4. Humanism believes humans possess genuine freedom of choice and action and therefore are masters of their own destiny.
  5. Humanism believes in a morality that holds as its highest goals: happiness, freedom and progress for everyone irrespective of nation, race or religion.
  6. Humanism believes the individual attains the "good life" by continuous self-development, significant work, and activities that contribute to the welfare of the community.
  7. Humanism believes in the development of art, the awareness of beauty, and the appreciation of loveliness so that the aesthetic experience may become reality.
  8. Humanism believes in democracy, peace, and a high standard of living based upon a foundation of a flourishing economic order.
  9. Humanism believes in reason and the scientific method, democratic procedures, parliamentary government, freedom of expression and civil liberties.
  10. Humanism believes in unending questioning of basic assumptions and convictions, including its own. Humanism is a developing philosophy open to experimental testing, newly discovered facts, and rigorous reasoning based upon the belief that humans can build an enduring citadel of peace and beauty upon this earth.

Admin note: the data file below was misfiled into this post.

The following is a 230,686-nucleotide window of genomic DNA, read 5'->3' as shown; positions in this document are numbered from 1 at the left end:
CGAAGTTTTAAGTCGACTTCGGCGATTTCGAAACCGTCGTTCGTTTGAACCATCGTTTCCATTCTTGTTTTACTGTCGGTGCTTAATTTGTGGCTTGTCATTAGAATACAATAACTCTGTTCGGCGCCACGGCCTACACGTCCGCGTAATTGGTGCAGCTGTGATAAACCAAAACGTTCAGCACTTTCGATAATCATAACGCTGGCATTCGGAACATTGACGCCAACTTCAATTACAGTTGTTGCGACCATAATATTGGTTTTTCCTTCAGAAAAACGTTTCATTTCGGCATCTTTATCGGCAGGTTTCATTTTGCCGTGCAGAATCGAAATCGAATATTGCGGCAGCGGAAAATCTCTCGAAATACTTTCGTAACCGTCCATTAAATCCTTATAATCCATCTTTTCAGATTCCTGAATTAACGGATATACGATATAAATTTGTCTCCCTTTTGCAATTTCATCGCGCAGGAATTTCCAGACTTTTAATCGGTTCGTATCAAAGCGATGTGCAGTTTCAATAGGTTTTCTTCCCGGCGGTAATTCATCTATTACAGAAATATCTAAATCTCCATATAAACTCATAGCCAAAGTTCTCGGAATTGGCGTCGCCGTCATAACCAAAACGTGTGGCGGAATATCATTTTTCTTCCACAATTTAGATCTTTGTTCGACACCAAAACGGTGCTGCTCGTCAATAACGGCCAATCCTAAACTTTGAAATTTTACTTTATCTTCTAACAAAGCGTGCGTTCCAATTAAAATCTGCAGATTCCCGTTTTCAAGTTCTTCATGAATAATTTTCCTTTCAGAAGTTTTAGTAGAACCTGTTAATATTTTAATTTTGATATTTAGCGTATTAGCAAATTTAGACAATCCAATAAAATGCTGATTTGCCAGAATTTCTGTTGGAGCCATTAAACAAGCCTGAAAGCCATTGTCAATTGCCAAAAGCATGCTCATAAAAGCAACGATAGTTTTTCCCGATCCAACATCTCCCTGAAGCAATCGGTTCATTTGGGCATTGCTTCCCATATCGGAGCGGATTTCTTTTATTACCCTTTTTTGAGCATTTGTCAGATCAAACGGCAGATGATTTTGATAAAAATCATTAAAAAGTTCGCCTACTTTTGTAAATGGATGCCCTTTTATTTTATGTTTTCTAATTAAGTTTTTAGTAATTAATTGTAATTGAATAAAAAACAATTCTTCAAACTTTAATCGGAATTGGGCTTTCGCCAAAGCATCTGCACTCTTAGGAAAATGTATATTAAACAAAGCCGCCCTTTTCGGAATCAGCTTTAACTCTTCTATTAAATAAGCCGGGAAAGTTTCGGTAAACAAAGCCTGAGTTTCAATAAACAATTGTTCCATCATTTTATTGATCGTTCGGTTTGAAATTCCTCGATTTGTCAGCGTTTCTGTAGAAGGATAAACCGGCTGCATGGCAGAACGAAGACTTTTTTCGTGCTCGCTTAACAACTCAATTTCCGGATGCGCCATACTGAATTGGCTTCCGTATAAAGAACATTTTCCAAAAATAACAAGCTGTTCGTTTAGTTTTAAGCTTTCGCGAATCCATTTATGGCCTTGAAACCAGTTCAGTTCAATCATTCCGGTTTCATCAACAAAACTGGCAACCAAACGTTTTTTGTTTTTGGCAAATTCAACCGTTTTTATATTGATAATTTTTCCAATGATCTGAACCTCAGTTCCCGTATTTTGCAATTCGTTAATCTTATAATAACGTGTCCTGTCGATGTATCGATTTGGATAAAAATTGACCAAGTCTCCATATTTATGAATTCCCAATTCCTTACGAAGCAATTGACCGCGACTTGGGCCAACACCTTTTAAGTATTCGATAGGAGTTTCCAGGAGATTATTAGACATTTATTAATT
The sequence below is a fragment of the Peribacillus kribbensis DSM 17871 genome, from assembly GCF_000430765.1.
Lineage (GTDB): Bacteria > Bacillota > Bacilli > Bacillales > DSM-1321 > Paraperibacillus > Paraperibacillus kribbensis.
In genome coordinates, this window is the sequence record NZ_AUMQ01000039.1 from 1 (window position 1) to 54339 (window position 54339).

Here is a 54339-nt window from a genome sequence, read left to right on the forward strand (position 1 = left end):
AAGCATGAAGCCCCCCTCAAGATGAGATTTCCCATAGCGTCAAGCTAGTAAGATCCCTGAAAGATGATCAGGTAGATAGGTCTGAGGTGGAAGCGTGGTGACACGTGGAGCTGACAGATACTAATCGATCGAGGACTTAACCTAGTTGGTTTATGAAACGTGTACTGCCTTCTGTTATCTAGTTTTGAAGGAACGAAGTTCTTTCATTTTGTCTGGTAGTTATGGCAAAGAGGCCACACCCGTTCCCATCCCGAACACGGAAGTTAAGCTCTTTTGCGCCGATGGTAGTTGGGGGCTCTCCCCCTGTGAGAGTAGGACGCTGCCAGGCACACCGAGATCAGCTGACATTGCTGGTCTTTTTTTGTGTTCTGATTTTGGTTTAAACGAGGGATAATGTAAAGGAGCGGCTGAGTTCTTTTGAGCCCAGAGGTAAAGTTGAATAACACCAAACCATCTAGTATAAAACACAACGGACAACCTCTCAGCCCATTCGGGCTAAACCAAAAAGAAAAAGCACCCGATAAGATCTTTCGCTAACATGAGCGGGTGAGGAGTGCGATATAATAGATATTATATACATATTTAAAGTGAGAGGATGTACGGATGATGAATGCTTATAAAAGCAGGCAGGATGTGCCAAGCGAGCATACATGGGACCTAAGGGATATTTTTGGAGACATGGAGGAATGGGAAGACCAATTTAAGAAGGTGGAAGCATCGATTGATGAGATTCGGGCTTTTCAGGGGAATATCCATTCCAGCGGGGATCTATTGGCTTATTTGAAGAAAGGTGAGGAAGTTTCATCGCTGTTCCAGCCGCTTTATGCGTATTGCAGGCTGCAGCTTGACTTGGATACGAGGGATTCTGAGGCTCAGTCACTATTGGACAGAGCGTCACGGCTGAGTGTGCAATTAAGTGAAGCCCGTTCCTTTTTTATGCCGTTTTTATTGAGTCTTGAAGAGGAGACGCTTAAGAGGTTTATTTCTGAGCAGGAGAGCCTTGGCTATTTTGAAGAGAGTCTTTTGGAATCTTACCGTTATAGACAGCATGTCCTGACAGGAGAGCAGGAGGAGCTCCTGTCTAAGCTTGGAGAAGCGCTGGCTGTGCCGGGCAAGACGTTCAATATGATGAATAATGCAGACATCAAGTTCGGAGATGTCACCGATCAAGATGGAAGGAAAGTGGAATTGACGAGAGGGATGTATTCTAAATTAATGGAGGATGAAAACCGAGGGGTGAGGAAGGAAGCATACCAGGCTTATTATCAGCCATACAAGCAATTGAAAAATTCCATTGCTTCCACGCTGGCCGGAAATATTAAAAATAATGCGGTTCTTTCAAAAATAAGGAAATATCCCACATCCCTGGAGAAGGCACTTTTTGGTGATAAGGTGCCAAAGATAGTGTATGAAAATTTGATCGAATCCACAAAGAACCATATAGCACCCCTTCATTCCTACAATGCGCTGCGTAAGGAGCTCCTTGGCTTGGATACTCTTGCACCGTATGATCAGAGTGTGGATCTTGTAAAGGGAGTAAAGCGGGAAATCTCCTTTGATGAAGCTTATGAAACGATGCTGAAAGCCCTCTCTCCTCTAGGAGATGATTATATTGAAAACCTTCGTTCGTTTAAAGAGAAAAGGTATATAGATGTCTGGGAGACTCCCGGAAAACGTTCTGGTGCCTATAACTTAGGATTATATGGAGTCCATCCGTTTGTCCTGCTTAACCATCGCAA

What is Sprititual Naturalism?

Spiritual Naturalism is a broad term used as an umbrella to describe many different spiritual outlooks, all of which have their base in the natural world. Spiritual Naturalism can include Paganism, Taoism, and some Hindus and Buddhists. Some Jews, nontheist Friends, Unitarians, Atheists, Agnostics, and Liberal Christians also adopt aspects of Spiritual Naturalism.

Also called Naturalistic Spirituality, this philosophy is mainly concerned with exploring the feelings of spirituality that have been discussed by people since the dawn of human life, without including elements of the supernatural that contradict science and reason. Naturalists believe that abandoning superstition does not necessarily mean abandoning spirituality.